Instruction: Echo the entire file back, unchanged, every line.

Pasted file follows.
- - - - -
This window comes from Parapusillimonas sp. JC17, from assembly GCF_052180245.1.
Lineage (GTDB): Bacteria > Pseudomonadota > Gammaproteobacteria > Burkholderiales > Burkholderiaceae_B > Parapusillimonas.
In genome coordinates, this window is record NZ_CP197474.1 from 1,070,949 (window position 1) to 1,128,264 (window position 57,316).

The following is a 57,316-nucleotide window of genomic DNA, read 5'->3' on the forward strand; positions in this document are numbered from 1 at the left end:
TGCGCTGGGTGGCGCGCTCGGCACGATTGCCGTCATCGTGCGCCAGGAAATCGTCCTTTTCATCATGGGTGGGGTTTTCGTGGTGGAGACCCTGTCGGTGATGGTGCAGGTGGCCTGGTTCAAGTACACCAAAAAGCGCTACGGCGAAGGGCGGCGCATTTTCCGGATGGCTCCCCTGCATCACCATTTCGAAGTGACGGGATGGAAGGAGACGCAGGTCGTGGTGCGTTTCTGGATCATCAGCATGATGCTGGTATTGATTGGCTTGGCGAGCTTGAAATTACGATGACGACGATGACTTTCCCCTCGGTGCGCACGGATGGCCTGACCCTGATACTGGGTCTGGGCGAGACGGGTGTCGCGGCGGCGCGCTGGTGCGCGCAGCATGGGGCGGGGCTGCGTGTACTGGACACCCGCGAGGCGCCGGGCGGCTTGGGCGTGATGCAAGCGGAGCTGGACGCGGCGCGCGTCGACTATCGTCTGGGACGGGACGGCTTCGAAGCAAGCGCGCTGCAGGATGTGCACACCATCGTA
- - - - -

This window comes from Parapusillimonas sp. JC17, from assembly GCF_052180245.1.
Lineage (GTDB): Bacteria > Pseudomonadota > Gammaproteobacteria > Burkholderiales > Burkholderiaceae_B > Parapusillimonas.
In genome coordinates, this window is record NZ_CP197474.1 from 1,070,949 (window position 1) to 1,128,264 (window position 57,316).

The following is a 57,316-nucleotide window of genomic DNA, read 5'->3' on the forward strand; positions in this document are numbered from 1 at the left end:
TGCGCTGGGTGGCGCGCTCGGCACGATTGCCGTCATCGTGCGCCAGGAAATCGTCCTTTTCATCATGGGTGGGGTTTTCGTGGTGGAGACCCTGTCGGTGATGGTGCAGGTGGCCTGGTTCAAGTACACCAAAAAGCGCTACGGCGAAGGGCGGCGCATTTTCCGGATGGCTCCCCTGCATCACCATTTCGAAGTGACGGGATGGAAGGAGACGCAGGTCGTGGTGCGTTTCTGGATCATCAGCATGATGCTGGTATTGATTGGCTTGGCGAGCTTGAAATTACGATGACGACGATGACTTTCCCCTCGGTGCGCACGGATGGCCTGACCCTGATACTGGGTCTGGGCGAGACGGGTGTCGCGGCGGCGCGCTGGTGCGCGCAGCATGGGGCGGGGCTGCGTGTACTGGACACCCGCGAGGCGCCGGGCGGCTTGGGCGTGATGCAAGCGGAGCTGGACGCGGCGCGCGTCGACTATCGTCTGGGACGGGACGGCTTCGAAGCAAGCGCGCTGCAGGATGTGCACACCATCGTA